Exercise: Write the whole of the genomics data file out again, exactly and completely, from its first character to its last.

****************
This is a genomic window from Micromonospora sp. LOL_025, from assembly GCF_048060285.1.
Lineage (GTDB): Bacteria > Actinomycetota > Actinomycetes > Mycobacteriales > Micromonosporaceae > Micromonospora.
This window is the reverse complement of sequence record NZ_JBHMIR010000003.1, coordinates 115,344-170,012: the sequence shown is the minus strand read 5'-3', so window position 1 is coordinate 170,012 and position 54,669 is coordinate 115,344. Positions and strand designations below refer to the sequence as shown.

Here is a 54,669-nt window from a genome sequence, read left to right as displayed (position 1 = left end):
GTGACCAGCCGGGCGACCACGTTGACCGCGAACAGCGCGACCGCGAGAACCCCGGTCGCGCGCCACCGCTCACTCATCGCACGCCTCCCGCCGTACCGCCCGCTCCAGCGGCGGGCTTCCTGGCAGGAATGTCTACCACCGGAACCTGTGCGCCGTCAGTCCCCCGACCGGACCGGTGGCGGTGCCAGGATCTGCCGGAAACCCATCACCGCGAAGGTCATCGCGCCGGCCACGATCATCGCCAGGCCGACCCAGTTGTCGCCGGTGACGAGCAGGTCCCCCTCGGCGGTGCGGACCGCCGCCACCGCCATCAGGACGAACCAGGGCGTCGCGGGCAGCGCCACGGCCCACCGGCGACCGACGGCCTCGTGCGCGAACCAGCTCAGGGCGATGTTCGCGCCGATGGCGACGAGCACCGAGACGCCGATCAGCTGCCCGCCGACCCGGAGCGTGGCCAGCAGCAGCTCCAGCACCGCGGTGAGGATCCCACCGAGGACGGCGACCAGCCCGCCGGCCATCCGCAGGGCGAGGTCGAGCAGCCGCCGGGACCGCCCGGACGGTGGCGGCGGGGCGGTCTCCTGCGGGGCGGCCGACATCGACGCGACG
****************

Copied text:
This is a genomic window from Micromonospora sp. LOL_025, from assembly GCF_048060285.1.
Lineage (GTDB): Bacteria > Actinomycetota > Actinomycetes > Mycobacteriales > Micromonosporaceae > Micromonospora.
This window is the reverse complement of sequence record NZ_JBHMIR010000003.1, coordinates 115,344-170,012: the sequence shown is the minus strand read 5'-3', so window position 1 is coordinate 170,012 and position 54,669 is coordinate 115,344. Positions and strand designations below refer to the sequence as shown.

Here is a 54,669-nt window from a genome sequence, read left to right as displayed (position 1 = left end):
GTGACCAGCCGGGCGACCACGTTGACCGCGAACAGCGCGACCGCGAGAACCCCGGTCGCGCGCCACCGCTCACTCATCGCACGCCTCCCGCCGTACCGCCCGCTCCAGCGGCGGGCTTCCTGGCAGGAATGTCTACCACCGGAACCTGTGCGCCGTCAGTCCCCCGACCGGACCGGTGGCGGTGCCAGGATCTGCCGGAAACCCATCACCGCGAAGGTCATCGCGCCGGCCACGATCATCGCCAGGCCGACCCAGTTGTCGCCGGTGACGAGCAGGTCCCCCTCGGCGGTGCGGACCGCCGCCACCGCCATCAGGACGAACCAGGGCGTCGCGGGCAGCGCCACGGCCCACCGGCGACCGACGGCCTCGTGCGCGAACCAGCTCAGGGCGATGTTCGCGCCGATGGCGACGAGCACCGAGACGCCGATCAGCTGCCCGCCGACCCGGAGCGTGGCCAGCAGCAGCTCCAGCACCGCGGTGAGGATCCCACCGAGGACGGCGACCAGCCCGCCGGCCATCCGCAGGGCGAGGTCGAGCAGCCGCCGGGACCGCCCGGACGGTGGCGGCGGGGCGGTCTCCTGCGGGGCGGCCGACATCGACGCGACG